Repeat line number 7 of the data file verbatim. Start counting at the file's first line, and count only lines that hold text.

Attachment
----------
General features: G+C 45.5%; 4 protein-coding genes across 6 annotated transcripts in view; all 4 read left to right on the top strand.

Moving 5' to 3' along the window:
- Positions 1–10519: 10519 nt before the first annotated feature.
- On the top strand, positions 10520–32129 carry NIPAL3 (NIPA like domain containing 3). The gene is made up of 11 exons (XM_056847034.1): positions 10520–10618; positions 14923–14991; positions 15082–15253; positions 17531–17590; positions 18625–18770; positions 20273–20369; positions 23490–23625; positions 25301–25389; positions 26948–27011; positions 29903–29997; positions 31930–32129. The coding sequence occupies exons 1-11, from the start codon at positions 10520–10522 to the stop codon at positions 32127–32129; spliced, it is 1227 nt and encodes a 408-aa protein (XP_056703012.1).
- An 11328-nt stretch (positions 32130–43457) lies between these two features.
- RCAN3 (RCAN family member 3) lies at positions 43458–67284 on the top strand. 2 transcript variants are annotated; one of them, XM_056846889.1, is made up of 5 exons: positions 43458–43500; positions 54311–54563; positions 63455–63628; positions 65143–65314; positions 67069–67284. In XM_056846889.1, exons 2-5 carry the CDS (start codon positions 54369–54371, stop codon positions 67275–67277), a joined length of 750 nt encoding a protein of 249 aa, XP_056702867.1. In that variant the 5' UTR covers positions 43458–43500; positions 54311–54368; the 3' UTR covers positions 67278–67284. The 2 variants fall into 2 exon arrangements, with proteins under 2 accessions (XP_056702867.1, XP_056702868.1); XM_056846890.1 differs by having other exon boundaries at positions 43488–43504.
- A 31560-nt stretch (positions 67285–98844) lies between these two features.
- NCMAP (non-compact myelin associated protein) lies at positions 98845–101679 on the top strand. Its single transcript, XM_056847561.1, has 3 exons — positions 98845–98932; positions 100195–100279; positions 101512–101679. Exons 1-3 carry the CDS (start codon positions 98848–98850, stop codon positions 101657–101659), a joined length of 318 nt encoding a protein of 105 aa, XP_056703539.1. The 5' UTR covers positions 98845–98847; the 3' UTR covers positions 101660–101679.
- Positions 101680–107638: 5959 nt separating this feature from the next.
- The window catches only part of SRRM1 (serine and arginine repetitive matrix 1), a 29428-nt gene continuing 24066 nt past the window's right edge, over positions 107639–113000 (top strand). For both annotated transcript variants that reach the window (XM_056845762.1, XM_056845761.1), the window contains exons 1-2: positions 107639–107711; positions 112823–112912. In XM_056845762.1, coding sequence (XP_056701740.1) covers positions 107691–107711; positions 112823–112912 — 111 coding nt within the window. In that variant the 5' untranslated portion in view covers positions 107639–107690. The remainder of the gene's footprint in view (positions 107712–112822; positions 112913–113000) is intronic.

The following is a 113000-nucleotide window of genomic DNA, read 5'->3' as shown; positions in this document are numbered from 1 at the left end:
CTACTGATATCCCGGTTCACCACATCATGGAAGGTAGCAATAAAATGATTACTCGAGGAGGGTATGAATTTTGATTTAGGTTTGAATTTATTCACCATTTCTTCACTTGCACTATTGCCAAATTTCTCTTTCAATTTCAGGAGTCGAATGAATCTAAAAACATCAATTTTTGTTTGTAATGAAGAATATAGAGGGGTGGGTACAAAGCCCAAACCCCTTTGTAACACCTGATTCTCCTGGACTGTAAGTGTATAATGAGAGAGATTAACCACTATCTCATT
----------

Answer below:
- A 31560-nt stretch (positions 67285–98844) lies between these two features.